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Discussion Starter #1
I've only ever used RCBS dies but a local shop has 1 set of hornady and 1 set of redding dies each a different caliber that I've been looking to get and just looking for imput as to how they compare to RCBS by anyone who has used either brand. Thanks in advance for any replies.
 

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Discussion Starter #3
I figured they had to be about as good. They also seem to be a little more expensive, but so is everything else... at least for now.
 

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After working with redding dies i wont go back to rcbs...i like working with them better...easier for me...and my rcbs dies dont like to lock and stay where i left em...
 

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I can only see using the bushing dies if you have a custom cut chamber.. there's so much slop in a factory chamber that you wouldn't and couldn't benefit much if at all by using a bushing die. You could actually make it's gap get a little smaller but you'd loose neck tension needed to hold the bullet in place. With a custom cut chamber that's another story completely..you can really make em' shoot with .002-.001 per side gaps, and case life will be about forever because of how little of the brass actually expands.
 

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mauser06 said:
After working with redding dies i wont go back to rcbs...i like working with them better...easier for me...and my rcbs dies dont like to lock and stay where i left em...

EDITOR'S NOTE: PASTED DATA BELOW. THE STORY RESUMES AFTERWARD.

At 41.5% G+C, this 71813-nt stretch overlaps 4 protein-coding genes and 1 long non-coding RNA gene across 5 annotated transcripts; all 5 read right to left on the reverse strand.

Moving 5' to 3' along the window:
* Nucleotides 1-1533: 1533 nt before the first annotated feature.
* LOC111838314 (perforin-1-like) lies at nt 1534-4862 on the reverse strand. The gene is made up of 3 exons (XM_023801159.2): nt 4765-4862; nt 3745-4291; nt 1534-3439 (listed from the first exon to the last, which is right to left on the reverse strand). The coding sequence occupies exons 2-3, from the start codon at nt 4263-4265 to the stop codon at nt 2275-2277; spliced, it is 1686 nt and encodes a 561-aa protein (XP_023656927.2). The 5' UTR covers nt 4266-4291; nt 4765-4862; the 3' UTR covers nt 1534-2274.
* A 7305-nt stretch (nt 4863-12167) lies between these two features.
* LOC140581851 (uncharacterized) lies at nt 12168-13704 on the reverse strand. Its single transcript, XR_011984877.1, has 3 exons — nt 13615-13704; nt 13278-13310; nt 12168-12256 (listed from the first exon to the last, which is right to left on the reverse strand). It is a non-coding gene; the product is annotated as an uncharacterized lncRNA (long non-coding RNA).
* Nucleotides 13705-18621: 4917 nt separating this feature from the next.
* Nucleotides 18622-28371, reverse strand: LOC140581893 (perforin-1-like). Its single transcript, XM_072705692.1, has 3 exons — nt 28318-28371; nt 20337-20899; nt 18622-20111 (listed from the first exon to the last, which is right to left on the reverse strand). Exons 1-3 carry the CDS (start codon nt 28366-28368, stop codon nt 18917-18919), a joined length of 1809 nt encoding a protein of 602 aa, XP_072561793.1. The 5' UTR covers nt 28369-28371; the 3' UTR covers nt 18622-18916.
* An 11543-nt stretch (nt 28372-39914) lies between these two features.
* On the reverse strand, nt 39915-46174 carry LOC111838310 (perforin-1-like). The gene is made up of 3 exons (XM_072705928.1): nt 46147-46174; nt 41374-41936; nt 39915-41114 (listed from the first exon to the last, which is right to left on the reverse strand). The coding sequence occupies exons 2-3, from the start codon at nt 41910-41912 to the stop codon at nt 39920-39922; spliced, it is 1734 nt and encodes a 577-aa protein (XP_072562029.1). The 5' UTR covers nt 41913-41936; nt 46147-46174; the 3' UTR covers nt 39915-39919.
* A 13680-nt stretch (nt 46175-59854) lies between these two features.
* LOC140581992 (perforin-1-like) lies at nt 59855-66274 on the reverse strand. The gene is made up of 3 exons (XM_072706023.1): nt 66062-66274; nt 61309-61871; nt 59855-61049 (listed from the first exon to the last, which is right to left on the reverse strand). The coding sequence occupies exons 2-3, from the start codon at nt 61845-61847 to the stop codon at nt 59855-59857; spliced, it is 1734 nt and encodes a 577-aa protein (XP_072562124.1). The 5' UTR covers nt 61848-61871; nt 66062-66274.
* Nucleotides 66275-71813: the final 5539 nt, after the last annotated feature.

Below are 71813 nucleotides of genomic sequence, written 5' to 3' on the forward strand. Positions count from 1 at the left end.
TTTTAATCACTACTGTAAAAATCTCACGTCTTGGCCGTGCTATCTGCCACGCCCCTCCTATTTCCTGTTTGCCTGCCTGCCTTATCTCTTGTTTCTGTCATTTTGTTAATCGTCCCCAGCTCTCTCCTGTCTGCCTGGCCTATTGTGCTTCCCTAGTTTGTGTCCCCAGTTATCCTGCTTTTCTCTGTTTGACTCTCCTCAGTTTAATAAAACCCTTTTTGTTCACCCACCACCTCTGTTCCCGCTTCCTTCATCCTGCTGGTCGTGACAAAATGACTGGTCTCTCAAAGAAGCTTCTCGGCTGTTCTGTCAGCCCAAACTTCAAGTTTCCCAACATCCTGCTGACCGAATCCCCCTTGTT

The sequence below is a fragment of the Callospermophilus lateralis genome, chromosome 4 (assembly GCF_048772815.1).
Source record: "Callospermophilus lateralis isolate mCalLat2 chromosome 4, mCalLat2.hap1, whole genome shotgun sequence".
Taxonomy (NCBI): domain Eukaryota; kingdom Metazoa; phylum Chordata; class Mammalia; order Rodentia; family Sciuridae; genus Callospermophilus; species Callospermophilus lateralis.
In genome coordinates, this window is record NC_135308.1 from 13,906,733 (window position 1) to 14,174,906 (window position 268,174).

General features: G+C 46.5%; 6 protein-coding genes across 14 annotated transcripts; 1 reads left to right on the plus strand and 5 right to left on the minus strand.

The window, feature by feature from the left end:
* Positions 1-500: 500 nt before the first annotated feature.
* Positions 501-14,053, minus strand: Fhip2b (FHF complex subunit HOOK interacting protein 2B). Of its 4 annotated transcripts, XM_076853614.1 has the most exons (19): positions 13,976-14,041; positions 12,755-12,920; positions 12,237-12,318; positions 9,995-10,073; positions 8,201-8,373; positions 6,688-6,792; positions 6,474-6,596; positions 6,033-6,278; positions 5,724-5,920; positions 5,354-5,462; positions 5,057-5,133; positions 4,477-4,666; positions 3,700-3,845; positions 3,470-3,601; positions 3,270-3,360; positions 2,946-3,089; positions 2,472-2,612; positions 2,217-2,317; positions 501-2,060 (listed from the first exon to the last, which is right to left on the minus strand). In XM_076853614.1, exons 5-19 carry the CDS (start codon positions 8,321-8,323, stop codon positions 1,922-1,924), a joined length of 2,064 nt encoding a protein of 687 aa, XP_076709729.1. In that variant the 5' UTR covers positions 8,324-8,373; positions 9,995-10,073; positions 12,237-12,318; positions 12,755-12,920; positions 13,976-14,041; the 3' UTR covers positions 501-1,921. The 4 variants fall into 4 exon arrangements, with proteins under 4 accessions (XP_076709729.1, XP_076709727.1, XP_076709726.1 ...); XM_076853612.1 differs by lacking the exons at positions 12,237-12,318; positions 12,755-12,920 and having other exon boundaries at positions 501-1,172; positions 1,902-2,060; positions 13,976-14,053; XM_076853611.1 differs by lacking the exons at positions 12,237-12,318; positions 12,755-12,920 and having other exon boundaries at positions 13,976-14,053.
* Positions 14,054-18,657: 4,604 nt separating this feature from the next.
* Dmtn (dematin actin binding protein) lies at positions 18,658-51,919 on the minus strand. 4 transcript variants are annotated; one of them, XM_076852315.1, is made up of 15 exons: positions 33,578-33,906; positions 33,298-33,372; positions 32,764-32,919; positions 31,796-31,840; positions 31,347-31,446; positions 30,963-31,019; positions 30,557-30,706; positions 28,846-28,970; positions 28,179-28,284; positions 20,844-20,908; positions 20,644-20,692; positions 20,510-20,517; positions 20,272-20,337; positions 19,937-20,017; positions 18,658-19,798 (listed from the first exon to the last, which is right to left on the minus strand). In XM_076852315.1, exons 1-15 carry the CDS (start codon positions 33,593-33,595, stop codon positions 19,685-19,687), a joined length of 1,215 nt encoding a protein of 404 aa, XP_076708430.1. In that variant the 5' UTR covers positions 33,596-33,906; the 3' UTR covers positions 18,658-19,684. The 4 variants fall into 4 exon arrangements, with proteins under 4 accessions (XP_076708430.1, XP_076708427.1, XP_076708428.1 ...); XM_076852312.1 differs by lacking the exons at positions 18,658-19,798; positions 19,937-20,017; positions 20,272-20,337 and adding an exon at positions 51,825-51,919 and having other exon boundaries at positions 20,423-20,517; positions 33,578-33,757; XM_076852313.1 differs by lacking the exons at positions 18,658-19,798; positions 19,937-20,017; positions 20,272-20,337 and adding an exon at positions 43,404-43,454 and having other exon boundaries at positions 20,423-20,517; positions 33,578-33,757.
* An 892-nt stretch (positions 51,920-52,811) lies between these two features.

A Hornady lock ring will make the RCBS dies stay put. I have a set with the Hornady lock rings on them, and they are much better behaved with holding their settings than my other RCBS sets. I have been meaning to get Hornady rings for my other dies, just haven't gotten to it yet.

I have Redding, RCBS, Hornady, and Lee dies. I like the Reddings the best so far.
 

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one of the benefits of using bushing dies, is that it only sizes the neck once. in a reg die, the neck is sized way down, then is sized again when the expander ball is pulled through. in a bushing die it is sized one time. saves your brass and produces more concentric ammo. the bushing you use is based on the measurement of a seated bullet in the brass your using, then subtract .001" so it really don't matter what your chamber is cut for unless you have a tight neck chamber, and using a thick neck brass like lapua.
6-DASHER said:
I can only see using the bushing dies if you have a custom cut chamber.. there's so much slop in a factory chamber that you wouldn't and couldn't benefit much if at all by using a bushing die. You could actually make it's gap get a little smaller but you'd loose neck tension needed to hold the bullet in place. With a custom cut chamber that's another story completely..you can really make em' shoot with .002-.001 per side gaps, and case life will be about forever because of how little of the brass actually expands.
 

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Thanx tdd! I never thought that any locking ring should work on any die...they all have the same threads though....will have to do that to my rcbs dies...
 
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